It’s a very good time for women everywhere.
We have women taking positions of power in government and political offices, we have more women than ever before in CEO roles, and a new generation of women are climbing the ranks of their industries as leaders.
The trouble is that women often find it difficult to find mentors that can guide them into executive roles, without all the competition and cattiness that happens.
Why are women suited to executive level roles?
A study conducted by EY and The Peterson Institute for International Economics looked at the absence of women from decision-making positions and the impact that women have on businesses.
The study also wanted to find the answer to the question of whether gender diversity is profitable to global organizations.
Findings of the study concluded that:
- Companies with 30% of female leaders can add up to 6% more in net revenues, and those that have females in various levels of executive leadership earn the highest returns.
- Around one-third of all companies were lacking women in c-suite positions, and only 5% of the firms polled have a female CEO.
- Half of all companies had no female executives at all.
- Healthcare, finance, and utilities are the most gender-diverse industries.
There have been other studies on gender diversity in the workplace, including the Dow Jones study from 2012 that showed when a woman is on the executive team of a startup, it’s more likely to succeed.
The Center for Women’s Business Research also studied women in business and found that women own 40% of the private businesses in America.
How can women take their place in executive leadership roles?
The business world is slowly, but steadily catching up to the need for more women in executive roles, but only if women are proactively seeking out these opportunities.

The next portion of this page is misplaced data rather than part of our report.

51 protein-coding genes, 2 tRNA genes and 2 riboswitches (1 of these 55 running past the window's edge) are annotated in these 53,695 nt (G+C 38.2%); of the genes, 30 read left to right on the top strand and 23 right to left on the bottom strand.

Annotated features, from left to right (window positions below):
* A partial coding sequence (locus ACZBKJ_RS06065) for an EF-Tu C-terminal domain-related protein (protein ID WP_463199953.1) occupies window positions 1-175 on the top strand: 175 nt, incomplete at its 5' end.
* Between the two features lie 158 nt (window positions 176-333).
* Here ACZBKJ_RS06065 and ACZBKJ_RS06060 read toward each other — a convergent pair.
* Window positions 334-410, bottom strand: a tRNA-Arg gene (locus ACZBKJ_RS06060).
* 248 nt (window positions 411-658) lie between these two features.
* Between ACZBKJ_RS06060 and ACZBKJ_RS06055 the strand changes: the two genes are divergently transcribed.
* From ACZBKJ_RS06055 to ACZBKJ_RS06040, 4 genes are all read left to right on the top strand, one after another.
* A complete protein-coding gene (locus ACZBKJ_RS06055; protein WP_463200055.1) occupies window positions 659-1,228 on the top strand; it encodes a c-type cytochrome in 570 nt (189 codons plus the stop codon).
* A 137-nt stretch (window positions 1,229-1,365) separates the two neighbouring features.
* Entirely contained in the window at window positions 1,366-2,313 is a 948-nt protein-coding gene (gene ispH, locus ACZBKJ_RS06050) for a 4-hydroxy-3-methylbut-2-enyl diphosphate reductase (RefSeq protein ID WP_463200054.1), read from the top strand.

In some industries that are more female-friendly, this has been relatively easy.
But in other sectors, such as those in the STEM arena, women have had to fight negative stereotypes and discrimination to rise to the top.
More women can take their place as leaders by understanding that, first and foremost, they have to be their best advocates; and secondly, they need the right support and resources around them.
Here are 3 tools that can help any woman transition successfully into an executive-level position.
An executive coach with the right connections and years of experience
In your toolkit of career surprises, you need an executive career coach with a track record of helping women like you head for the top.
This is someone who has climbed the ranks of the corporate world and can shed light on what to expect and how to leverage your skills to get there yourself.
The best coach is a woman because she will share your unique perspective as a future woman leader.
Find the right coach to help you as you focus on career-building activities and reducing self-defeating thoughts.
According to an article on the SHRM blog, “Coaching is most effective for executives who are preparing for a promotion, who are moving into a new role or who have hit a wall in their development.”
This is something that needs serious consideration, and so does the selection of an executive coach.
Membership in a powerful elite group of other women leaders
It’s been said that ‘birds of a feather flock together’ and this is true when it comes to fostering leadership in women.
In the past, females have typically attacked one another.
But now, with more women taking leadership roles around the globe, there is a growing sense of sisterhood that is helping to form elite groups of executive women.
Join an organization like this as soon as you can in your career.
You will find the information, advice, and resources here to be invaluable at all stages of your advancement and development as an executive.
Exceptional female leadership and executive community include:
The ABWA is a national community of women business leaders that is geared specifically for working women and those who own businesses to connect and support one another.
They also have local chapters.
Transformational learning and career-building experiences
In addition to becoming part of a network of other powerful women, it is critical to take complete ownership of your success by being a lifelong learner.
This learning should come from getting emersed in career-enhancing workshops, events, and other confidence-boosting efforts.
Don’t just stop at a college degree thinking it will be enough.
And while you are at this, why not revamp your resume with the help of a leading executive resume writer and career coach?
You need to be able to demonstrate in less than a few seconds what you are worth to employers, and a strong resume can help do the trick.